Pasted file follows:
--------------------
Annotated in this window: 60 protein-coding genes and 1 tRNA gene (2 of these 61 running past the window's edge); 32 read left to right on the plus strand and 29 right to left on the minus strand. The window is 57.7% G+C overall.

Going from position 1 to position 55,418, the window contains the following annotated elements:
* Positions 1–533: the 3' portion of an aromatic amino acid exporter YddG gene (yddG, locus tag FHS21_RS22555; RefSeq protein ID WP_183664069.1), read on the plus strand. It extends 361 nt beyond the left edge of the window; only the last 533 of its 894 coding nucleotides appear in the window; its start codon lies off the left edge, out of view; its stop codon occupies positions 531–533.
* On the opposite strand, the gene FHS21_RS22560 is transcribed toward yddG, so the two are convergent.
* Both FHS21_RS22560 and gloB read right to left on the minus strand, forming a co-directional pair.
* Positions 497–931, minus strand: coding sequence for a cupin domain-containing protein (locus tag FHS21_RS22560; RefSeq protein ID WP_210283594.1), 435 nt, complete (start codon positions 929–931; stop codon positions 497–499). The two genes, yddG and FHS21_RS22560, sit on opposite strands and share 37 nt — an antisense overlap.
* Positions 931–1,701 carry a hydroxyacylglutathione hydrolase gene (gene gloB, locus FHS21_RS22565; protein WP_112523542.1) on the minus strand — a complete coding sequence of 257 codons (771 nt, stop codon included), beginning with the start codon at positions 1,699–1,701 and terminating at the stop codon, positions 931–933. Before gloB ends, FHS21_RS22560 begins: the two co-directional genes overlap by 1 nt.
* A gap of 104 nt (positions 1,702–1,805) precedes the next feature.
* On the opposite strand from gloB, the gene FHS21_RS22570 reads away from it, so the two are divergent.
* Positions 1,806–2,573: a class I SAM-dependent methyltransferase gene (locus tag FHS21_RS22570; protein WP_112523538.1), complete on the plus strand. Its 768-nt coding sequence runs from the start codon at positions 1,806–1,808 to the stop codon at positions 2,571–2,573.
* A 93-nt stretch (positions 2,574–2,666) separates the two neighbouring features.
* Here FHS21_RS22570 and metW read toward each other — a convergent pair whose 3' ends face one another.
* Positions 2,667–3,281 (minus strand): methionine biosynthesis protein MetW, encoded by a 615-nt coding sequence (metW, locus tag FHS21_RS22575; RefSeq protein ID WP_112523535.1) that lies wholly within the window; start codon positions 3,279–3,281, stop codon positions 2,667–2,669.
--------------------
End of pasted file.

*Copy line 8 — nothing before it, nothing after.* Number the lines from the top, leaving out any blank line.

* A gap of 104 nt (positions 1,702–1,805) precedes the next feature.